A hopeless mess? Perhaps, but it is worth recalling past U.S. policy blunders that aggravated Afghanistan’s inherent instability – and came back to maul America.
During the Cold War, Washington backed the Afghan mujahideen fighting the decade-long Soviet occupation, doling out cash and weaponry with the help of Pakistan to fractious bands of Islamist guerrillas, including bin Laden’s al Qaeda militants.
After the Red Army withdrew in 1989, Washington lost interest. Left to their own devices, Afghan warlords turned their guns first on the Russian-backed Afghan president, Najibullah, and then on each other in a chaotic civil war.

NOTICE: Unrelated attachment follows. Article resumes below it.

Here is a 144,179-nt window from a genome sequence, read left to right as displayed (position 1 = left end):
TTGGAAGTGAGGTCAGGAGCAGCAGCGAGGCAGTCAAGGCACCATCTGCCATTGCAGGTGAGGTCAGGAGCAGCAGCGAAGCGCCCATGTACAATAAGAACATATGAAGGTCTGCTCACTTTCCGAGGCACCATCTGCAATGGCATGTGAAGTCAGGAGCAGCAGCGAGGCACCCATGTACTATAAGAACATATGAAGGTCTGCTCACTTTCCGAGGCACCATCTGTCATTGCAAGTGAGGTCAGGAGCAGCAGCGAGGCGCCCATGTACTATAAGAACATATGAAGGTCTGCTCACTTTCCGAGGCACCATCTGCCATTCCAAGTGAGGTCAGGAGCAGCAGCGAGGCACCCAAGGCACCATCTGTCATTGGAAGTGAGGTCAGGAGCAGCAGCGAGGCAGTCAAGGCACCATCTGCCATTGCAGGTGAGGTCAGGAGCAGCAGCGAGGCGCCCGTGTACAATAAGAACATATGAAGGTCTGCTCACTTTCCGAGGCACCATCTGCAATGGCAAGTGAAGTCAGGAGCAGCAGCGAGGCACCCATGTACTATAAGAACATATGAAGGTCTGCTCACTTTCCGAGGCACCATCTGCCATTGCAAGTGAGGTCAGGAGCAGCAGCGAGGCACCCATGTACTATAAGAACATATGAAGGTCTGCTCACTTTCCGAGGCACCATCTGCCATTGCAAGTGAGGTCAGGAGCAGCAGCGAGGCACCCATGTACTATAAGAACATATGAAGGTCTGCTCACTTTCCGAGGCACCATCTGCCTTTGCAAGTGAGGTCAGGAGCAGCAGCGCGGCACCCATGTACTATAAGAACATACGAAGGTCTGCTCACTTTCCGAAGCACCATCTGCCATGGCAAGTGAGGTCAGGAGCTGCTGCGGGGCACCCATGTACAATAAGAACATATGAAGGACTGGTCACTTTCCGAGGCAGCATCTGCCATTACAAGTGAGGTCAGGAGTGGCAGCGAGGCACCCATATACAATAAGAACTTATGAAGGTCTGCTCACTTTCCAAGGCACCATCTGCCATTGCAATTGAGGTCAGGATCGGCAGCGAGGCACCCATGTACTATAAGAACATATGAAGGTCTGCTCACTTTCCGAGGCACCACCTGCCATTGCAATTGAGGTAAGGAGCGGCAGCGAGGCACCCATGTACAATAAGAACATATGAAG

In the mid-1990s, Pakistan promoted the rise of the Taliban, which had burst onto the scene promising to clean out the feuding militias and install Islamic government.
Powerful voices in Washington hoped the Taliban, who captured Kabul in 1996, could impose security across the country and enable UNOCAL, a U.S. company, to build twin oil and gas pipelines from Turkmenistan across Afghanistan to Pakistan and India.
That project died when then-U.S. President Bill Clinton ordered a cruise missile assault on al Qaeda bases in Afghanistan after bin Laden’s men bombed U.S. embassies in Kenya and Tanzania in 1998. Pipeline cooperation with the Taliban, who were giving sanctuary to al Qaeda, became unthinkable.
Trump, who once asked when America would “stop wasting money rebuilding Afghanistan,” this week unveiled what he portrayed as a clean break from the errors of his predecessors.